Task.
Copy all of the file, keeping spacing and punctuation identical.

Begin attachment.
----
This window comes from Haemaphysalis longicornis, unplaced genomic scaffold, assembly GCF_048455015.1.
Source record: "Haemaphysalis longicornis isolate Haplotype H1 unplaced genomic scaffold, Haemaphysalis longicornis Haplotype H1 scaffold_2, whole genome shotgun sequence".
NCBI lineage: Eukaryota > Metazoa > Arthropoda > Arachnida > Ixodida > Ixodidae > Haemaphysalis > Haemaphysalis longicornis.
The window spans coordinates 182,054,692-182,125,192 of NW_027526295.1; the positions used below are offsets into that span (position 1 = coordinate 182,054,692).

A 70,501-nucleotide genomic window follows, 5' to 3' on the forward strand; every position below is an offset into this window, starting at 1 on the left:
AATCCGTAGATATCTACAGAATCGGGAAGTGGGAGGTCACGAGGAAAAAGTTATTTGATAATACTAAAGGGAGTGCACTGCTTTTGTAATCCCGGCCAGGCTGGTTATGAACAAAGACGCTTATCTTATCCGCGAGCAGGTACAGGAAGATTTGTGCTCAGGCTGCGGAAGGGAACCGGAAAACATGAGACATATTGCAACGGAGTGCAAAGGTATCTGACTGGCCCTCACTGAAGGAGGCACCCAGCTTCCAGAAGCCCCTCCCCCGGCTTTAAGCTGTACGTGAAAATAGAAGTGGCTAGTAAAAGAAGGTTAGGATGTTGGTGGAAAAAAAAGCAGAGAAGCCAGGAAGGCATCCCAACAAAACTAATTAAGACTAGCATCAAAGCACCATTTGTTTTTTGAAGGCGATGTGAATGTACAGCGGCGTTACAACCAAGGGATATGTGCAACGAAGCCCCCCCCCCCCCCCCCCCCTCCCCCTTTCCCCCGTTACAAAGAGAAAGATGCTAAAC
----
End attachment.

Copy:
This window comes from Haemaphysalis longicornis, unplaced genomic scaffold, assembly GCF_048455015.1.
Source record: "Haemaphysalis longicornis isolate Haplotype H1 unplaced genomic scaffold, Haemaphysalis longicornis Haplotype H1 scaffold_2, whole genome shotgun sequence".
NCBI lineage: Eukaryota > Metazoa > Arthropoda > Arachnida > Ixodida > Ixodidae > Haemaphysalis > Haemaphysalis longicornis.
The window spans coordinates 182,054,692-182,125,192 of NW_027526295.1; the positions used below are offsets into that span (position 1 = coordinate 182,054,692).

A 70,501-nucleotide genomic window follows, 5' to 3' on the forward strand; every position below is an offset into this window, starting at 1 on the left:
AATCCGTAGATATCTACAGAATCGGGAAGTGGGAGGTCACGAGGAAAAAGTTATTTGATAATACTAAAGGGAGTGCACTGCTTTTGTAATCCCGGCCAGGCTGGTTATGAACAAAGACGCTTATCTTATCCGCGAGCAGGTACAGGAAGATTTGTGCTCAGGCTGCGGAAGGGAACCGGAAAACATGAGACATATTGCAACGGAGTGCAAAGGTATCTGACTGGCCCTCACTGAAGGAGGCACCCAGCTTCCAGAAGCCCCTCCCCCGGCTTTAAGCTGTACGTGAAAATAGAAGTGGCTAGTAAAAGAAGGTTAGGATGTTGGTGGAAAAAAAAGCAGAGAAGCCAGGAAGGCATCCCAACAAAACTAATTAAGACTAGCATCAAAGCACCATTTGTTTTTTGAAGGCGATGTGAATGTACAGCGGCGTTACAACCAAGGGATATGTGCAACGAAGCCCCCCCCCCCCCCCCCCCCTCCCCCTTTCCCCCGTTACAAAGAGAAAGATGCTAAAC